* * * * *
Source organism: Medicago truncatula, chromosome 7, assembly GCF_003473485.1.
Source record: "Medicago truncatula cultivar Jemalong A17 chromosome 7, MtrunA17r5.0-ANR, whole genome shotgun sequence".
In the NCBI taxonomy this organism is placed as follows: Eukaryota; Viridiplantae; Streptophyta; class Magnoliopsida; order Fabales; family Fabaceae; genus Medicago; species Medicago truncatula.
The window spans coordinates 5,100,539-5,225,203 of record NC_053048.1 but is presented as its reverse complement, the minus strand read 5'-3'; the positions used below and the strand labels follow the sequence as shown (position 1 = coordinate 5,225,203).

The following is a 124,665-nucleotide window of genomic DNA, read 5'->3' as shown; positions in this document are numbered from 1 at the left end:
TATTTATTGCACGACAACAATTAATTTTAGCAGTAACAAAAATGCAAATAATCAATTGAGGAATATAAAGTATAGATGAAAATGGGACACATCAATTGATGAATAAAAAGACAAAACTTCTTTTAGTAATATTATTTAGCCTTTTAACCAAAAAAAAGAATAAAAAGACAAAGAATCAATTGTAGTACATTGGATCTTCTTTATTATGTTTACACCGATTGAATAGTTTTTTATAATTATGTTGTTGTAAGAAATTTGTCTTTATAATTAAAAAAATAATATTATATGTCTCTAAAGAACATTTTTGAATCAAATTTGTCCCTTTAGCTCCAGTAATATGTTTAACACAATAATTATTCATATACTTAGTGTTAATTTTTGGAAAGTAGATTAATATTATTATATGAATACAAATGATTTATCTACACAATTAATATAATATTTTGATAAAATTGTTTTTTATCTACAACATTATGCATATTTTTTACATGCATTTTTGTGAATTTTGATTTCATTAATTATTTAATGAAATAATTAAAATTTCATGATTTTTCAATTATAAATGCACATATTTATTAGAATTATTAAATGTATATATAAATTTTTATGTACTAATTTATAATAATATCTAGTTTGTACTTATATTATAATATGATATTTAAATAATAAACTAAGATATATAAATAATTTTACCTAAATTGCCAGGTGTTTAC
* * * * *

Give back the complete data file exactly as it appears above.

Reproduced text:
Source organism: Medicago truncatula, chromosome 7, assembly GCF_003473485.1.
Source record: "Medicago truncatula cultivar Jemalong A17 chromosome 7, MtrunA17r5.0-ANR, whole genome shotgun sequence".
In the NCBI taxonomy this organism is placed as follows: Eukaryota; Viridiplantae; Streptophyta; class Magnoliopsida; order Fabales; family Fabaceae; genus Medicago; species Medicago truncatula.
The window spans coordinates 5,100,539-5,225,203 of record NC_053048.1 but is presented as its reverse complement, the minus strand read 5'-3'; the positions used below and the strand labels follow the sequence as shown (position 1 = coordinate 5,225,203).

The following is a 124,665-nucleotide window of genomic DNA, read 5'->3' as shown; positions in this document are numbered from 1 at the left end:
TATTTATTGCACGACAACAATTAATTTTAGCAGTAACAAAAATGCAAATAATCAATTGAGGAATATAAAGTATAGATGAAAATGGGACACATCAATTGATGAATAAAAAGACAAAACTTCTTTTAGTAATATTATTTAGCCTTTTAACCAAAAAAAAGAATAAAAAGACAAAGAATCAATTGTAGTACATTGGATCTTCTTTATTATGTTTACACCGATTGAATAGTTTTTTATAATTATGTTGTTGTAAGAAATTTGTCTTTATAATTAAAAAAATAATATTATATGTCTCTAAAGAACATTTTTGAATCAAATTTGTCCCTTTAGCTCCAGTAATATGTTTAACACAATAATTATTCATATACTTAGTGTTAATTTTTGGAAAGTAGATTAATATTATTATATGAATACAAATGATTTATCTACACAATTAATATAATATTTTGATAAAATTGTTTTTTATCTACAACATTATGCATATTTTTTACATGCATTTTTGTGAATTTTGATTTCATTAATTATTTAATGAAATAATTAAAATTTCATGATTTTTCAATTATAAATGCACATATTTATTAGAATTATTAAATGTATATATAAATTTTTATGTACTAATTTATAATAATATCTAGTTTGTACTTATATTATAATATGATATTTAAATAATAAACTAAGATATATAAATAATTTTACCTAAATTGCCAGGTGTTTAC